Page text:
There's a trick to living in Lagos that I haven't learned. Here you must toe the line of civility without stripping your life of its vitality.
It is a thing I have struggled with for no longer than half a decade. And it started when I first learned that my life was mine to do with as I pleased; to dance where I fancied and do what I wanted. It was a freedom so great that it drove me to insanity and back again.
The last time I lived here, I was completely taken with weak prettiness and petty rebellion. It was a charmed life with tragic undertones.
I've been blessed with a reset button so now I shall do things differently. I'm not so mad as to stick to the same practices and expect that life materialise a different result. If momentum is my secret to productivity then I shall take care to keep it. If criticism is the diamond that hones this diamond I shall hear it and find a way to bear it.
Some of you think I'm the tell it like it is chap, but I'm not. It's just that sometimes you feel so strongly about a thing that it is difficult to pull your punches. Your words seem to believe they are the scribbled iteration of a sledgehammer, strong, unyielding, unforgiving. Sometimes, even in person, they seek to do the same. I tell a tale as if it were a blog and I banter without the benefit of the delete button. I frequently say things I only live to regret, but when I regret them, you'll never find a more sorry figure than I. My eyes make their best puppy impersonation and howl my doom and gloom to the world.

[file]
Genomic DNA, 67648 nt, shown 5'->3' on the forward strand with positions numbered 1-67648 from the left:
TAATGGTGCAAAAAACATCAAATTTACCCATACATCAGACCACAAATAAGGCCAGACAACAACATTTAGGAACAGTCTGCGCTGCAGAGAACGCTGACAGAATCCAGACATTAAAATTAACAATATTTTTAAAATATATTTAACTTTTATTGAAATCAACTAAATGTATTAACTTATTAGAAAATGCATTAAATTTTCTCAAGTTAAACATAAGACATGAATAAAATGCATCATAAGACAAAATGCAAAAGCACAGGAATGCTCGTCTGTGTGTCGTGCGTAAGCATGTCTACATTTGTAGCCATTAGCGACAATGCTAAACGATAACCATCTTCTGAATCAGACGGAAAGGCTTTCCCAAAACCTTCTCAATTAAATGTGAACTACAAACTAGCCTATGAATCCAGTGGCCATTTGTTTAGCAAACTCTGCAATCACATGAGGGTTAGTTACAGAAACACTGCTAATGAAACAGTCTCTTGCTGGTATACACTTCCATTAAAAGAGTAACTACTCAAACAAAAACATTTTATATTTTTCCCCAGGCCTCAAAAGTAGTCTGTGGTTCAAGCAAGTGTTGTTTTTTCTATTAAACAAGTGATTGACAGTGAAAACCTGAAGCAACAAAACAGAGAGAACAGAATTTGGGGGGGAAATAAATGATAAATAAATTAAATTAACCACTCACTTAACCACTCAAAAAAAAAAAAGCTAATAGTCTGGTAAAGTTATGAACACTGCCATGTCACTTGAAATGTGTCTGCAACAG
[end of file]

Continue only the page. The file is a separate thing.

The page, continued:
I'm not your Linda, Wendy or Perez. I'm just a guy with many opinions and an even more interests. My wit is sharp enough to survive subtlety, my spirit is full enough to survive tempering. I write like someone who could one-day author a book so good it'll win something more prestigious than money.
TROAM by Afam is a blog about Lagos, Nigeria, and then the rest of the world written mostly by an Ibo, Yoruba, Lagosian who's unhinged enough to ask someone who's apparently Ojukwu's brother, if they have any relation to the infamous Ojukwu. It is unbecoming of a man of my stature to be rude without intent. I regret that question too.
My friends believe one day I'll do something no apology will fix or say something that sees me on the highway to ruin. I'm in two minds about this. In person there is great work to be done. Loose cannons are things best left in lonely fields. In journalism, my code of ethics will see me through.